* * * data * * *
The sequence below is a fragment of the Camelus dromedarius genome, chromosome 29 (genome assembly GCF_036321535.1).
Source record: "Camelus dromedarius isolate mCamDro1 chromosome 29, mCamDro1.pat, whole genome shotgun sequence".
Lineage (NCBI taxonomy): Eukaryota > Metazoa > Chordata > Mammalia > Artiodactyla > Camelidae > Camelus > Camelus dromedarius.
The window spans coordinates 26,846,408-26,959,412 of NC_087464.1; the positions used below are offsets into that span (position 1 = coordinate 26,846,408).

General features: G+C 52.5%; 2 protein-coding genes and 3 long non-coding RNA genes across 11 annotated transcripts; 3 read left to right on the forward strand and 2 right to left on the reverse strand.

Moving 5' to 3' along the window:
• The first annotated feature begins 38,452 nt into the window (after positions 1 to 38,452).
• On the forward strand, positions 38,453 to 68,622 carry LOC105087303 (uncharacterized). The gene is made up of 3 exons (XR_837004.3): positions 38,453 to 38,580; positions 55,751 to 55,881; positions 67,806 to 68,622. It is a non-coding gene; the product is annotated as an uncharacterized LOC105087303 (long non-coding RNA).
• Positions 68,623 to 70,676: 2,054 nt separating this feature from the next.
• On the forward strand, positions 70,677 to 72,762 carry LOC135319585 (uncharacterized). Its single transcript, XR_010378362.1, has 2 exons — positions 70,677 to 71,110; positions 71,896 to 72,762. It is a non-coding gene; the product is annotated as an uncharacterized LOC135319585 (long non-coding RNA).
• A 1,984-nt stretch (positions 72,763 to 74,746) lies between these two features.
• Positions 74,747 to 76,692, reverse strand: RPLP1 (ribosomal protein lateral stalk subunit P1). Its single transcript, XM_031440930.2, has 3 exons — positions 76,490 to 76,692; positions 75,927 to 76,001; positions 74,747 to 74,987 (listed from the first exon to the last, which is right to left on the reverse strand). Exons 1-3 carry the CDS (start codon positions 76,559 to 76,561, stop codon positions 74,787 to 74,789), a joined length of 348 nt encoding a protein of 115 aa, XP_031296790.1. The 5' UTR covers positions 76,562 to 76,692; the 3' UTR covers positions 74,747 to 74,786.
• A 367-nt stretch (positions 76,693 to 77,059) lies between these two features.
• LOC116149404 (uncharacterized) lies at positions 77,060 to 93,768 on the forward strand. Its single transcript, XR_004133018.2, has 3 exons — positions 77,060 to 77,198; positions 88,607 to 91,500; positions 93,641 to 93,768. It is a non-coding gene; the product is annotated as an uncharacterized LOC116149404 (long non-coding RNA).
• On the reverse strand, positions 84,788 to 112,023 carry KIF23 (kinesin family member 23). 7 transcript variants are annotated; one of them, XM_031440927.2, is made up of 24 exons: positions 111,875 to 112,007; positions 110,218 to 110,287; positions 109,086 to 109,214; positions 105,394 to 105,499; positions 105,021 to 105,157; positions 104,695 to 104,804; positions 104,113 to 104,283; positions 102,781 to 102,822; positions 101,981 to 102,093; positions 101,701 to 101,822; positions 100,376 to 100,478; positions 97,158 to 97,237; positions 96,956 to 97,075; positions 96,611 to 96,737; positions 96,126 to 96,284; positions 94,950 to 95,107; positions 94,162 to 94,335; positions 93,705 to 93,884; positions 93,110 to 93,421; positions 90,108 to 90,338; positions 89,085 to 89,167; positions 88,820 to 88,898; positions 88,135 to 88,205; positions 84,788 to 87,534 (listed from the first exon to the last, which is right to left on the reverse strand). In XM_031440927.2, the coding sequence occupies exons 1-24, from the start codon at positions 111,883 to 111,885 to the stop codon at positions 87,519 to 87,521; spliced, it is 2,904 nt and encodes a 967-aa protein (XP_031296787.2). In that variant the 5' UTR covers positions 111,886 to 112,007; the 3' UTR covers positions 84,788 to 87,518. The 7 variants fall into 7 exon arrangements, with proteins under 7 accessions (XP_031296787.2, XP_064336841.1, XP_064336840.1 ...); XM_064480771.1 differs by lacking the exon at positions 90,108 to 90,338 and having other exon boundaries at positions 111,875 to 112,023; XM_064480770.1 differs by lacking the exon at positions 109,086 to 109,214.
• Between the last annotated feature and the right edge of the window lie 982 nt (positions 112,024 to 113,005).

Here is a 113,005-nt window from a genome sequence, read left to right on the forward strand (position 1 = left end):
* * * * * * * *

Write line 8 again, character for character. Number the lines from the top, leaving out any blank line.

• On the forward strand, positions 38,453 to 68,622 carry LOC105087303 (uncharacterized). The gene is made up of 3 exons (XR_837004.3): positions 38,453 to 38,580; positions 55,751 to 55,881; positions 67,806 to 68,622. It is a non-coding gene; the product is annotated as an uncharacterized LOC105087303 (long non-coding RNA).